However welcome the idea of an auto-enrolment scheme is, there are still many details to be worked out. How many schemes would qualify and how many pension providers would operate it? Surely it would have to be enough to represent genuine competition.

How many investment options would people have to choose from?

How easy will it be to opt out?

In other countries where they have gone for a phased introduction, few opt out at first, but as contributions increase, there is a greater number who choose to exit.

Equally, others choose to opt back in.

Social protection minister Regina Doherty said the only way this plan could be derailed was if there was "something earth-shattering" between now and 2022.

How about a change of government?

How earth-shattering would that be?

Quinn wants his businesses back

Sean Quinn is back. Well, back talking to rallies of local supporters that is. The former billionaire told a gathering of several hundred last Tuesday night that he wanted to buy back his former businesses. He said he could have raised the finances, but has not been able to do a deal under agreements reached between the current shareholders.

His claim that he had been "stabbed in the back" by his former company, implies he had believed he would be able to buy back at least some of the equity in the business.

Quinn Industrial Holdings (QIH) owns the plastics, cement and packaging business of the former Quinn Group.

The owners bought these units for €98m nearly four years ago.

QIH is 88pc owned by US hedge funds Brigade Capital, Contrarian Capital and Silver Point. The remaining 22pc is owned by a group of local businessmen and former Quinn Group management.

The Americans hold the 'A' voting shares and the others hold non-voting 'B' shares. Any chance Quinn believed he had of buying out the Irish shareholders was completely nailed down by the shareholders' agreement.

The agreement rules are completely watertight and specify that if one of the B share owners transfers his shares to an outsider, all of the other managers are legally obliged to inform the US investors as soon as they become aware of it. If such a transfer happens, it can trigger the compulsory purchase of that person's shares by the US investors for a nominal sum - ie basically nothing.

The US investors are sitting pretty as they bought the businesses at a bargain price. They are growing profits and are collecting 10pc interest on the money they have lent the company. This amounted to €16m in the first two years. Hedge funds are always willing to sell, but only for the right price.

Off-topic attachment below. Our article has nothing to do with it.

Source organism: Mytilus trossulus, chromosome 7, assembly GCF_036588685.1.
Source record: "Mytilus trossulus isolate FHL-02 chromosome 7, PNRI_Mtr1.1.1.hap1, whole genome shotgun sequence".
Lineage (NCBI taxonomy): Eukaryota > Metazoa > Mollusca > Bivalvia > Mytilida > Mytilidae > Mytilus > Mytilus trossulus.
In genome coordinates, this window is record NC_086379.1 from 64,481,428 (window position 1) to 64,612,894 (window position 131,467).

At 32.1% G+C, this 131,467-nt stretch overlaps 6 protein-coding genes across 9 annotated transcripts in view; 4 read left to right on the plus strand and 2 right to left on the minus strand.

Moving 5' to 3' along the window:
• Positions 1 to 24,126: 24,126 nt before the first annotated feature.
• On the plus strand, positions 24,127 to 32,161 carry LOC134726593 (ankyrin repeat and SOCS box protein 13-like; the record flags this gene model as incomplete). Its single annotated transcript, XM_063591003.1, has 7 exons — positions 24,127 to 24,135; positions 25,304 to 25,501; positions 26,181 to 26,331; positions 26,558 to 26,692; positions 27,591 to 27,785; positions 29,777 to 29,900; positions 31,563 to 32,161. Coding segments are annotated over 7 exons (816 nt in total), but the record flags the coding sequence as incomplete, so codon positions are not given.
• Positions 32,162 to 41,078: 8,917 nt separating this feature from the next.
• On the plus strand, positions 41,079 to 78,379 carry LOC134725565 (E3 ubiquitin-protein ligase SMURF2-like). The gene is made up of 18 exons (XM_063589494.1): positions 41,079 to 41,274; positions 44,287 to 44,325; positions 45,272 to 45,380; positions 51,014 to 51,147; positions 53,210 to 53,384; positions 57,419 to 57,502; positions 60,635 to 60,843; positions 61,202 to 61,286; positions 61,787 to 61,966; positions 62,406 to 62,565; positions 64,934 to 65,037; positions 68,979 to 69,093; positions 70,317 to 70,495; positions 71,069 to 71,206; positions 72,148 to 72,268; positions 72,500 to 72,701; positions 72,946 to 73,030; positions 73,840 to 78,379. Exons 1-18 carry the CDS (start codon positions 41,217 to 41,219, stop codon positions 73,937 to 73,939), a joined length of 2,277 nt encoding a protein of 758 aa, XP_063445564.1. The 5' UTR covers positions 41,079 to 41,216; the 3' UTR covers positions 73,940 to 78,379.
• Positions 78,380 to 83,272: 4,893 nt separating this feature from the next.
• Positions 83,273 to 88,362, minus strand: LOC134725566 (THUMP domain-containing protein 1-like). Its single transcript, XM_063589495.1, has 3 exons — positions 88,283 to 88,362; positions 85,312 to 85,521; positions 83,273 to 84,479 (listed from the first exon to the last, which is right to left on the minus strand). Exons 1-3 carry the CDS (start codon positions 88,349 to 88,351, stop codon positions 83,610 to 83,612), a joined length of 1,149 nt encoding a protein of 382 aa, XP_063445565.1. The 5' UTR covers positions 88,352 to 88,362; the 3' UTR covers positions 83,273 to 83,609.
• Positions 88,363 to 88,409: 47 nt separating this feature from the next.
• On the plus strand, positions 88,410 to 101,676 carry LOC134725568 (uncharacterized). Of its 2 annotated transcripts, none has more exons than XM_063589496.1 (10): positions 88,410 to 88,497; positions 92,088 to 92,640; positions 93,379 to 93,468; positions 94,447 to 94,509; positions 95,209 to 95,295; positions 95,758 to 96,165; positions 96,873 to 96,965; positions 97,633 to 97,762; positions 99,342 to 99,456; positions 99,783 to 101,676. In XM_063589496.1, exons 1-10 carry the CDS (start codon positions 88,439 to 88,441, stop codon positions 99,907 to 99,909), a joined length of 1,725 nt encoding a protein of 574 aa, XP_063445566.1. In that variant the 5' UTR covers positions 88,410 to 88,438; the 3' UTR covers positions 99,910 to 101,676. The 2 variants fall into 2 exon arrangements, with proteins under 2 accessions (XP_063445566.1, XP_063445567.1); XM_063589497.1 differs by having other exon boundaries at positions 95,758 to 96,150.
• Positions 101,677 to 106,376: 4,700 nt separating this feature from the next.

If Quinn wants to buy, he and the family will have to write a very big cheque.

Mind you, I still wouldn't bet against the family returning to the business in the future. Meanwhile, the Quinn family are preparing to ramp things up ahead of their legal actions against IBRC and the State.

Expect more megaphone diplomacy.

Tories' poor Brexit poker face

The latest warnings of the implications of a no-deal Brexit coming from British government ministers highlight just how badly the Tories have handled the entire Brexit mess.

It is like they are trying to play a bluff in poker but they just aren't very good at it.

The British government position is that in a no-deal Brexit, the EU (and Ireland in particular) will suffer greatly, but the UK will successfully carve out its own future. The message is "we are prepared to walk away".

If they say a no-deal Brexit would be disastrous for the UK, they will undermine themselves further. So instead, British ministers are engaging in a high-stakes game of bluff - pretending to talk tough when, in fact, they have climbed down on almost every major point in the negotiations so far.

If a deal cannot be reached by the October deadline, both sides will find a way to play for more time.